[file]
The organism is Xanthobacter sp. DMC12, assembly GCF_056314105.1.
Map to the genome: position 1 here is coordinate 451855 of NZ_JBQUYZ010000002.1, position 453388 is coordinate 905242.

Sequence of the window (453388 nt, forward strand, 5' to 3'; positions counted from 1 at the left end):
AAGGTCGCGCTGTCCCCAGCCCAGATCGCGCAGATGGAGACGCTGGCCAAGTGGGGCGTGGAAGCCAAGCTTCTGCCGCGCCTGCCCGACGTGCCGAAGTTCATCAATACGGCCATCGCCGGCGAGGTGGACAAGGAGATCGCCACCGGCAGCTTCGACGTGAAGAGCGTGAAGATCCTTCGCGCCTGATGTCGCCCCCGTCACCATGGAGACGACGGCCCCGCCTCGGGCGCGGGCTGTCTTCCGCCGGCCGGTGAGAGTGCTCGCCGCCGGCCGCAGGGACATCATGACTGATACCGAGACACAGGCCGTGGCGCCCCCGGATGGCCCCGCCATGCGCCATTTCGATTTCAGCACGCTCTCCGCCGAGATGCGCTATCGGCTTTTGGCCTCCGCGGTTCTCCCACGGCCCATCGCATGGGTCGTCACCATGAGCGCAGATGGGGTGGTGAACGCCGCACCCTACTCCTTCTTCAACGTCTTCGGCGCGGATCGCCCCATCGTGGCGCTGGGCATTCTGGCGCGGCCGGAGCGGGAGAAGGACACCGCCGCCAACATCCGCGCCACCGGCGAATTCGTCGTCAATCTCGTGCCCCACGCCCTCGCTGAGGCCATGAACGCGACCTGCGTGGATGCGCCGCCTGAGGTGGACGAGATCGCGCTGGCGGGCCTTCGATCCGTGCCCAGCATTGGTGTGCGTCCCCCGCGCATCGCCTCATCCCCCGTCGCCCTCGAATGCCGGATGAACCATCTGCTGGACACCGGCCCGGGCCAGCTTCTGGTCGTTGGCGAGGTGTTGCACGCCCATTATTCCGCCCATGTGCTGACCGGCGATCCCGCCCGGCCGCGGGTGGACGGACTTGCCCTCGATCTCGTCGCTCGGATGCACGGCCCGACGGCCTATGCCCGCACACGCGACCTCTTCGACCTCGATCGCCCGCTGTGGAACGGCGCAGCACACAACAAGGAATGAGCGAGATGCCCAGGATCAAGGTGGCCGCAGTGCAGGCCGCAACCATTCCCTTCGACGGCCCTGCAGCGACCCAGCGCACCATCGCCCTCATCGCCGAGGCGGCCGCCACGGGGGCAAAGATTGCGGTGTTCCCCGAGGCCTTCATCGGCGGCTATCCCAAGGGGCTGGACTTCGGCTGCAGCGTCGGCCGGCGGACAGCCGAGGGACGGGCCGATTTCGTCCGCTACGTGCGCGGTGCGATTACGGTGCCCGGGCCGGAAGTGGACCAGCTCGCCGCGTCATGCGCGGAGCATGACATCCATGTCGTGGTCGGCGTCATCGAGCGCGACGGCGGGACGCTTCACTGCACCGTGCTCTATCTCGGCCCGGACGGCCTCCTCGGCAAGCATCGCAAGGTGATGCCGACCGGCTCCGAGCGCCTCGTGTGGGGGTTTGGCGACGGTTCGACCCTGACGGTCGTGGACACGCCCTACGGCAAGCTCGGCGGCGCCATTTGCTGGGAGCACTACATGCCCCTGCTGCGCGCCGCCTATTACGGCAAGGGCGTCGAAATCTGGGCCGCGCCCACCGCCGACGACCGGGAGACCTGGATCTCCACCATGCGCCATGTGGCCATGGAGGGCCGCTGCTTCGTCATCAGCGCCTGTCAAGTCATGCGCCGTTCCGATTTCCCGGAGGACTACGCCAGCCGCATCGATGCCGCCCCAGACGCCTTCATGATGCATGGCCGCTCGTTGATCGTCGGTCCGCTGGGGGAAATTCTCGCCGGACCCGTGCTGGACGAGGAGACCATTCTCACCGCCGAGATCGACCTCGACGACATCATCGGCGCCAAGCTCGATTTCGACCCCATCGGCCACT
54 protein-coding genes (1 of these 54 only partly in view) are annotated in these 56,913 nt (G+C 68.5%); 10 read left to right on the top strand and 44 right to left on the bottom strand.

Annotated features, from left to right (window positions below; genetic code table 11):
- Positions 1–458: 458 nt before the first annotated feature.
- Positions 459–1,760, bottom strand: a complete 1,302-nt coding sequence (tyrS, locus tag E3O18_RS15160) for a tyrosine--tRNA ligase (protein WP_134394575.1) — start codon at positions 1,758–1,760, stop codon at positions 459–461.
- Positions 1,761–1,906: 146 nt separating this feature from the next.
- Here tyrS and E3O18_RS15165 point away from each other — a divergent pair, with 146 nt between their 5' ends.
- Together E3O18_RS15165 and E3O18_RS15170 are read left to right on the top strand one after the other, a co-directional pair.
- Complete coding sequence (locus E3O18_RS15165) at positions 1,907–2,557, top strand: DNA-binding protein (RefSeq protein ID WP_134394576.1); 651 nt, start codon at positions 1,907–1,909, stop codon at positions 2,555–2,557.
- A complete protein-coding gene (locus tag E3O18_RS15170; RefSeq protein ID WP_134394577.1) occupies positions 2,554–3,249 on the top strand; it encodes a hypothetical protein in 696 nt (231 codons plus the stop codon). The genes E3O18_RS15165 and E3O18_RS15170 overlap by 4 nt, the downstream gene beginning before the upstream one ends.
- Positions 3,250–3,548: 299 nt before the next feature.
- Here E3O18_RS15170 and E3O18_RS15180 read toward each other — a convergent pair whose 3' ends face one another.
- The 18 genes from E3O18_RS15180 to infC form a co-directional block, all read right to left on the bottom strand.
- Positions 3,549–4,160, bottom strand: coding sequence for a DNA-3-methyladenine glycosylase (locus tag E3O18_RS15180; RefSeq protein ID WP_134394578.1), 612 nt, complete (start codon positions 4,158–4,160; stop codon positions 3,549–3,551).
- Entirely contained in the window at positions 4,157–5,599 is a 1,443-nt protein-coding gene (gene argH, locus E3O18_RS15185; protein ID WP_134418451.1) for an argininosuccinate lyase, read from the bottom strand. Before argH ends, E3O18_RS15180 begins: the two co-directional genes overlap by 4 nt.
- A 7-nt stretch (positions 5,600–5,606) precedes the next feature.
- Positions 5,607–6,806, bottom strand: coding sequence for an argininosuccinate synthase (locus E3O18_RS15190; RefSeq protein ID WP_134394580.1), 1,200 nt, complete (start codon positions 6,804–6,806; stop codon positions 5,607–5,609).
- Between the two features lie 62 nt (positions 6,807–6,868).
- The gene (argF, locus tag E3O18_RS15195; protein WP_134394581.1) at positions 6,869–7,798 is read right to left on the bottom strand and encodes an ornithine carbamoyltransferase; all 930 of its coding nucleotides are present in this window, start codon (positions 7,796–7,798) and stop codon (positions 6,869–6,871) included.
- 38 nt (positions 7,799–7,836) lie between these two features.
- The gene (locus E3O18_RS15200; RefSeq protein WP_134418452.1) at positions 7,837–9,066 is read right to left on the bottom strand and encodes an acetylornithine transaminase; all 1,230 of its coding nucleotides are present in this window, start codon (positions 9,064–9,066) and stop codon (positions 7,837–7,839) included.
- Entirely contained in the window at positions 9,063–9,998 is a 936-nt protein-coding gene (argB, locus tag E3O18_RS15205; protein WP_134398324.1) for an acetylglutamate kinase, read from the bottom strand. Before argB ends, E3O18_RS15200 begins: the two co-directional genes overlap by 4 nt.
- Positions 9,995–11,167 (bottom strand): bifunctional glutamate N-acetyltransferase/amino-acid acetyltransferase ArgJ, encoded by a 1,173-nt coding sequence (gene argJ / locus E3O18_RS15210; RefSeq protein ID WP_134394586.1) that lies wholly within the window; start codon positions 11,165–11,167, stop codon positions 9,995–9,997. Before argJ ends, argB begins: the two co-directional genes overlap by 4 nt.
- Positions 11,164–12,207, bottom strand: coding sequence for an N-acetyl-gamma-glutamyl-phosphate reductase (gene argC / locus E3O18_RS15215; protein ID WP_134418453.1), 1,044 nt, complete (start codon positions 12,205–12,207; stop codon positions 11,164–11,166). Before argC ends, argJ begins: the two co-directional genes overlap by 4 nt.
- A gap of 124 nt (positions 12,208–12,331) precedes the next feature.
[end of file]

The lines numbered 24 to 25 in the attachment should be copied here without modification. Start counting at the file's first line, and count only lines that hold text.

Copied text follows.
- The gene (locus E3O18_RS15200; RefSeq protein WP_134418452.1) at positions 7,837–9,066 is read right to left on the bottom strand and encodes an acetylornithine transaminase; all 1,230 of its coding nucleotides are present in this window, start codon (positions 9,064–9,066) and stop codon (positions 7,837–7,839) included.
- Entirely contained in the window at positions 9,063–9,998 is a 936-nt protein-coding gene (argB, locus tag E3O18_RS15205; protein WP_134398324.1) for an acetylglutamate kinase, read from the bottom strand. Before argB ends, E3O18_RS15200 begins: the two co-directional genes overlap by 4 nt.